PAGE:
Into the Weekend

You probably noticed that we got a few Bourbon casks in yesterday from David OG's most recent trip to Kentucky. I say that because even with a one bottle limit our Weller 107 barrel sold through in no time, while huge chunks of inventory were removed from the Eagle Rare and new Four Roses barrel as well. This was all happening during the Benriach firestorm, which—I will tell you again—if you haven't jumped on yet, you should. You will be kicking yourself for the next decade if you don't grab at least one of the sherry butts (the PX is sold out, but the Oloroso is still in SF). These are whiskies that taste very much in the vein of our 5th & Harrison Compass Box release of last year—the holy trinity of malt, sherry, and peat. I had guys come back for second and thirds yesterday because they well understood these whiskies are practically extinct today.

Can you believe we were sending out an email for the Port Dundas 28 year cask while all that was happening? Meanwhile, I'm prepping the Bunnahabhain 10 and Benriach 15 year for an email touting $50 single malt values next week that will go out while I'm in Kentucky. My Bourbon schedule thus far is Wild Turkey, Michter's, Four Roses, Willett, Copper & Kings, with a potential stop in Bardstown to check out a new facility. If you haven't been to Kentucky in a few years, you wouldn't recognize it today. There are so many new distilleries now it will make your head spin. It was only back in 2013 that David OG and I were rummaging through the abandoned Old Taylor distillery, while today it's been revamped and refurbished into Castle & Key. You're wondering how all these new producers will compete in an already crowded market? Don't worry about Kentucky. They're getting so much tourism for the Kentucky Bourbon Trail at this point that each of these new distilleries can probably subsist just on that business for the time being. It's really something.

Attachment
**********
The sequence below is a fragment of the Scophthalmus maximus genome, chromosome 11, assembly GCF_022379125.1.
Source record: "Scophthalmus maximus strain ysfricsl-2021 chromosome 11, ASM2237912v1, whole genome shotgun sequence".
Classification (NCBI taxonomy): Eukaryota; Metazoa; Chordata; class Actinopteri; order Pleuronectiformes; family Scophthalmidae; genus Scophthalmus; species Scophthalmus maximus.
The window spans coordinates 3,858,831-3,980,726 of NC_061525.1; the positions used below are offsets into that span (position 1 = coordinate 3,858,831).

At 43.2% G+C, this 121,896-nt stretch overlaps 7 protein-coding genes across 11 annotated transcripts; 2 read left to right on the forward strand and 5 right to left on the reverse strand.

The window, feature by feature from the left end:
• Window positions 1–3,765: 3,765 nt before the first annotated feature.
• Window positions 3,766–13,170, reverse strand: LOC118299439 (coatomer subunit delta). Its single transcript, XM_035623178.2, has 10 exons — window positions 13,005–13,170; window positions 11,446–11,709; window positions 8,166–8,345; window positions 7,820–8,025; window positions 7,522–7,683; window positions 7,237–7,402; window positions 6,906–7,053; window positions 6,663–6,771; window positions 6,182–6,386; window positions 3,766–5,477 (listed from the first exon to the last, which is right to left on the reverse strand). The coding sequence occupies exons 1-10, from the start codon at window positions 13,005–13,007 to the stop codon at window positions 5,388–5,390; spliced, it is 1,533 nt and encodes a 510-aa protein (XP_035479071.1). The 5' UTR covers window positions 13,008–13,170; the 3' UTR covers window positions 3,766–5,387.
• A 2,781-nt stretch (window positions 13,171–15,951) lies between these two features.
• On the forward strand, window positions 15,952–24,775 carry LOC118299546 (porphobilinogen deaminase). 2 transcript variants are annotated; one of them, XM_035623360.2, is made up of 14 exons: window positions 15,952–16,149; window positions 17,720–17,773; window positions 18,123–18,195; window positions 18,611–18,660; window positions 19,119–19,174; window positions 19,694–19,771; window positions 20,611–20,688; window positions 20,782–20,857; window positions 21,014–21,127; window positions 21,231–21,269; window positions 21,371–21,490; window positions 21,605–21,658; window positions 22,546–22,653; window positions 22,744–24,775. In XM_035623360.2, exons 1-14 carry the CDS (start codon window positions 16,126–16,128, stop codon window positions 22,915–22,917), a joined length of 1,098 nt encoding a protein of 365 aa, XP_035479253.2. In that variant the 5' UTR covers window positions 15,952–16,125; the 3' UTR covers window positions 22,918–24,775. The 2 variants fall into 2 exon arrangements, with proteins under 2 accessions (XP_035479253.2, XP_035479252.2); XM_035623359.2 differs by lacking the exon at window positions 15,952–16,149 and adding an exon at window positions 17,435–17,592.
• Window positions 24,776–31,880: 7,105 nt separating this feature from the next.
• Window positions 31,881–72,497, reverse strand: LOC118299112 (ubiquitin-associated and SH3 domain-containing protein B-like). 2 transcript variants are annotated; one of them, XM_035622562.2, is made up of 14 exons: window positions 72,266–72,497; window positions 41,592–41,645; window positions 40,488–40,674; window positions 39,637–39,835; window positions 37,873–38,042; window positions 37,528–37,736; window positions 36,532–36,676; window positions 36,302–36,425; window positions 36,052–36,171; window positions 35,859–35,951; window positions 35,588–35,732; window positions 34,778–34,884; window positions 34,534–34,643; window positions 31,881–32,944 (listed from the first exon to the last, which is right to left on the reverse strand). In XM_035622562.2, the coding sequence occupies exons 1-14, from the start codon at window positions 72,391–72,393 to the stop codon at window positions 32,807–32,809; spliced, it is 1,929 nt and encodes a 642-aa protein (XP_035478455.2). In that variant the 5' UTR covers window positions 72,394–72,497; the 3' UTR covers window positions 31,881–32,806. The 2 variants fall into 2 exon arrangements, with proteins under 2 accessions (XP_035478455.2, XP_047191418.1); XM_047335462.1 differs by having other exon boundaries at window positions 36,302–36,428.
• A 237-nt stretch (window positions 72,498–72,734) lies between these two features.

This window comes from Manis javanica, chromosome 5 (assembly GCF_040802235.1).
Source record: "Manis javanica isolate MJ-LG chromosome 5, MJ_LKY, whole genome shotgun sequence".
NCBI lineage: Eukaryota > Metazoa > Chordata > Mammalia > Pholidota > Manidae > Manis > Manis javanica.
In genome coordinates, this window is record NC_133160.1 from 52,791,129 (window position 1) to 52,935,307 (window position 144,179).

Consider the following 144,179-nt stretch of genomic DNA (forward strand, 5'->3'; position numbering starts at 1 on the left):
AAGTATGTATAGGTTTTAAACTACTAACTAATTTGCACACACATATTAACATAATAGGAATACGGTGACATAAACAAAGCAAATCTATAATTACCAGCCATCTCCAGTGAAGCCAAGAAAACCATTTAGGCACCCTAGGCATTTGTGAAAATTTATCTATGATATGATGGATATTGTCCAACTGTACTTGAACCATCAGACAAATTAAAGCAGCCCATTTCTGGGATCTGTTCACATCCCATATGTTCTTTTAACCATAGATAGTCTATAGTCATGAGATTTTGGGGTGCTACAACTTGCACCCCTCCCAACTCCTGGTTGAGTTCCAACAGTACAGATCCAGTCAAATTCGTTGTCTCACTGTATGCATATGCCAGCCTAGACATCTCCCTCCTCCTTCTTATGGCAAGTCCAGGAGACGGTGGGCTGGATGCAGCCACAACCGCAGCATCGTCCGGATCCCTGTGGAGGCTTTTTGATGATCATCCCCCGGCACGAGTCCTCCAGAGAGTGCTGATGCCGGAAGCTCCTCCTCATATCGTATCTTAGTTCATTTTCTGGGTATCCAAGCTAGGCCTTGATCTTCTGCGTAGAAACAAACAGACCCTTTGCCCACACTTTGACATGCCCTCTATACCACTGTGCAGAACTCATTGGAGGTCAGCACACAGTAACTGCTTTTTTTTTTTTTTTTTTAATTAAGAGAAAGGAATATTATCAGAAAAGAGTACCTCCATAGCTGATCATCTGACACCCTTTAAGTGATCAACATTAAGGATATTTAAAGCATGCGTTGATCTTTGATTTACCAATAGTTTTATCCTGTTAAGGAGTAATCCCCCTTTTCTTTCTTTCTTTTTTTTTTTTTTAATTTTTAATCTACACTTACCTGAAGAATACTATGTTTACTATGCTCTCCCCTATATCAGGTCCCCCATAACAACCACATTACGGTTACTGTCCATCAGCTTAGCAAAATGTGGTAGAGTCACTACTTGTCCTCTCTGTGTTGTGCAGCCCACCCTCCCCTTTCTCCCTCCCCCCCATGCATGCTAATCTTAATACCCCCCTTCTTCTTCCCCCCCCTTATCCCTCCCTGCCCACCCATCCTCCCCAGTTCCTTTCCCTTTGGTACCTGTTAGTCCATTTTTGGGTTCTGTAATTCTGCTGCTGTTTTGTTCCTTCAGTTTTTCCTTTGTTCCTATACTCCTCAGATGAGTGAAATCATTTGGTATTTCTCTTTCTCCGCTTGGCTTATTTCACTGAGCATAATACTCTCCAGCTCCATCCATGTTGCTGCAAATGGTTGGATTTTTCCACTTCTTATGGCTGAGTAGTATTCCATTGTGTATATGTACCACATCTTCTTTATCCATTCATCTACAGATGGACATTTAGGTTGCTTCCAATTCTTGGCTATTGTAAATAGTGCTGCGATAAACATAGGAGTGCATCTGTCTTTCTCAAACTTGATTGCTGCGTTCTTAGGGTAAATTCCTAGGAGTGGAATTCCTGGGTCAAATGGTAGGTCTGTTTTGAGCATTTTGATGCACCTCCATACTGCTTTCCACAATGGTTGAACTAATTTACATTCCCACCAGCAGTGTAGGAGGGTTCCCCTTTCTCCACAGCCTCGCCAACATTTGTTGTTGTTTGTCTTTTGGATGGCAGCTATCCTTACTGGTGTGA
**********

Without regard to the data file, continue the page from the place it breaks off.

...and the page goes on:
I had a long and grueling week, but I've got some fantastic Bordeaux bottles from the 1989 and 2007 vintages to run through over the weekend. We just brought in some aged selections that I'm going to write about for the On the Trail blog as soon as I'm done typing this up. I was absolutely spent last night, trying to patiently wait for my pizza, slugging down Champagne to try and numb the feedback coming out of the TV. I can't listen to people argue anymore. I was at the gym yesterday morning on the treadmill with my headphones in, reading the closed caption subtitles on the ESPN screen, and getting nauseous as Stephen A. Smith and some other angry analyst traded barbs about Kevin Durant's decision not to visit the White House. Everywhere I look these days there are people trying to win arguments or convince themselves of an alternate reality rather than actually communicate and help one another. It reminded me of an email exchange I had with some random guy years ago where he reached out to me for help with a Tequila question and ended up questioning or refuting everything I told him. It was like he only reached out to me because he wanted to fight—just for the sake of starting a debate. I feel like that's how more and more people are behaving today. 

What is information for, really? Is it there to enrich your life, or is it simply a tool by which you make yourself feel powerful or enlightened? Do people want to learn more about wine or whiskey or the various phenomena in our world because it increases the enjoyment of living, or so that they can arm themselves with the latest talking points and start an argument with someone who clearly doesn't agree with them? Look at Steve Bannon yesterday, for God's sake! The guy couldn't wait to get back to Breitbart so that he could use all of his executive experience to start fighting with people again! He doesn't actually want to improve anything or learn from his run in government. He just wants to win the point, whatever that may be. I've seen the same personalities throughout my tenure in the booze business and they're exhausting, to the point that I had to sit down last night and drink myself into a stupor. At one point I started singing the old Tom Cochrane song "Life is a Highway" to myself on the couch, changing the words into "life is an argument, I'm going to fight it all night long....."

-David Driscoll

David Driscoll